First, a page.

Featured Post


This essay is a very belated response to a " part 1 " published in February 2015. The gist of that essay was a response to a corre...

Thursday, December 17, 2015


To demand of strength that it should not express itself, that it should not be a will to overcome, overthrow, dominate, a thirst for enemies and resistance and triumph, makes as little sense as to demand of weakness that it should express itself as strength.-- ON THE GENEALOGY OF MORALS.
 Though anti-violence pundits like Dr. Wertham could only look at comic books and see unbridled sadism, I as a young reader saw a modern mythology in which honor and fairness-- usually, though not exclusively, represented by the hero-- were valued over the desire to win despite any other considerations.-- COMBAT PLAY PT. 2, September 2013.

As seen in a pair of recent essays here and here, I've extolled Nietzsche's philosophy as generally superior to the "nanny-ish" attitude of H.G, Wells, at least at a particular point in Wells' life. But I must admit that in one respect the vision of THUS SPAKE ZARATHUSTRA is almost as unsatisfying as that of THE SHAPE OF THINGS TO COME. Whereas Wells gives us a vision of society that is too restrictive, Nietzsche gives us one in which society barely seems to exist as a viable proposition. Again and again Friedrich N. tells us about how necessary it is that the ubermensch-- or perhaps ubermenschen?-- will prove capable of overthrowing "the tables of morality" and of creating new, life-affirming values. Nietzsche may have had strong notions as to what those values might be
and how they might benefit society, though he would have to admit that he, like his spokesman Zarathustra, had never actually met an ubermensch.

But Nietzsche never pursued his concept in any elaborated ethical terms. If one assumes that more than one ubermensch can come into existence at some future point of time-- what keeps them from being in conflict with one another, just as ordinary humans are? In other words, while Wells doesn't propose any valid reason for his highly stratified society to hold together, Nietzsche seems largely uninterested in envisioning how society would manage to function without its "morality tables."

The first quote shows that Nietzsche, in part due to his reading of the archaic Greeks, appreciated the dynamic of strength. But because he wants to envision a world where contemporary standards-- which he often equated with so-called "slave morality"-- would no longer apply, his vision of the future, unlike that of Wells, remains inchoate. I can imagine an alternate-world scenario in which Nietzsche never became associated with the many other authors (Sade) or movements (the Nazis, eugenics) with which he was associated by careless later writers. However, even in this best of all possible Nietzsche-worlds, it would have been impossible for anyone to imagine the philosopher producing a credible vision of man's future development. And though Nietzsche writes about strength and conflict in many different contexts, he does not seem to hold forth on the very virtue I as a young reader saw in "superman narratives:" that of sorting out philosophical disagreements by having their equally powered representatives battle for supremacy.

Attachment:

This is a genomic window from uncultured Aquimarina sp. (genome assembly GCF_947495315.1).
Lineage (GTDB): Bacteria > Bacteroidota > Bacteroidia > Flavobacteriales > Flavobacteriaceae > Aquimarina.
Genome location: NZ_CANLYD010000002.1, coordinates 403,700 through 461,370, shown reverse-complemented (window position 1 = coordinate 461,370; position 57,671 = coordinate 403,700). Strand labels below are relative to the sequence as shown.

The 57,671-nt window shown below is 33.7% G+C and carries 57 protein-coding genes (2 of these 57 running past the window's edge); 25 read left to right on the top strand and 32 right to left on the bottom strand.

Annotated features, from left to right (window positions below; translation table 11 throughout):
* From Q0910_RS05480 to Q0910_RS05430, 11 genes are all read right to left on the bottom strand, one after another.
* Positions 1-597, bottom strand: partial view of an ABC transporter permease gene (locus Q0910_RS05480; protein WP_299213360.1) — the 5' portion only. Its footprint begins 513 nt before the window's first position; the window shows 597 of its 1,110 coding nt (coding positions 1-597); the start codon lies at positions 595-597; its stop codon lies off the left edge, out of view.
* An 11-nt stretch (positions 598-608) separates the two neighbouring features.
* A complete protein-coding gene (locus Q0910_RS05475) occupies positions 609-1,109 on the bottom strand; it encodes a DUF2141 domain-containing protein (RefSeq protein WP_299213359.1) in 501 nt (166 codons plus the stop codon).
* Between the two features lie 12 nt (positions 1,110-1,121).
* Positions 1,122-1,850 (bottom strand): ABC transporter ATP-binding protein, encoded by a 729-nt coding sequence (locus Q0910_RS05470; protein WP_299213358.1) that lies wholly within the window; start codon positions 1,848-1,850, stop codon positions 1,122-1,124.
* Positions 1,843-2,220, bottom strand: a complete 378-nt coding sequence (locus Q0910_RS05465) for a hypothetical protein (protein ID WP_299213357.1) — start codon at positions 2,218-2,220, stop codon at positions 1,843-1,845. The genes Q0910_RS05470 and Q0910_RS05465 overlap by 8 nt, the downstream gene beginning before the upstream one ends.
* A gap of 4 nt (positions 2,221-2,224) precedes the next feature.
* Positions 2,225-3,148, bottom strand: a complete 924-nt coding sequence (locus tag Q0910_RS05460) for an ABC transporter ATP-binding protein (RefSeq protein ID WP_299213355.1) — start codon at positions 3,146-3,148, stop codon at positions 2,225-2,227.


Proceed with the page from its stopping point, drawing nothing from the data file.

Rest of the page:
There are a few enigmatic remarks about the interdependence of warriors and their foes in THUS SPAKE ZARATHUSTRA, such as these from the section: "War and Warriors:"

Ye shall only have enemies to be hated, but not enemies to be despised. Ye must be proud of your enemies; then, the successes of your enemies are also your successes.

By our best enemies we do not want to be spared, nor by those either whom we love from the very heart.

Let your love to life be love to your highest hope; and let your highest hope be the highest thought of life!
Your highest thought, however, ye shall have it commanded unto you by me—and it is this: man is something that is to be surpassed.
So live your life of obedience and of war! What matter about long life! What warrior wisheth to be spared!

All of these pronouncements are far too fragmentary to give insight into the philosopher's concept of fairness, and whether it would have had any role to play in a future world where ubermenschen of differing opinions about excellence might come into conflict.

More in Part 4.

No comments: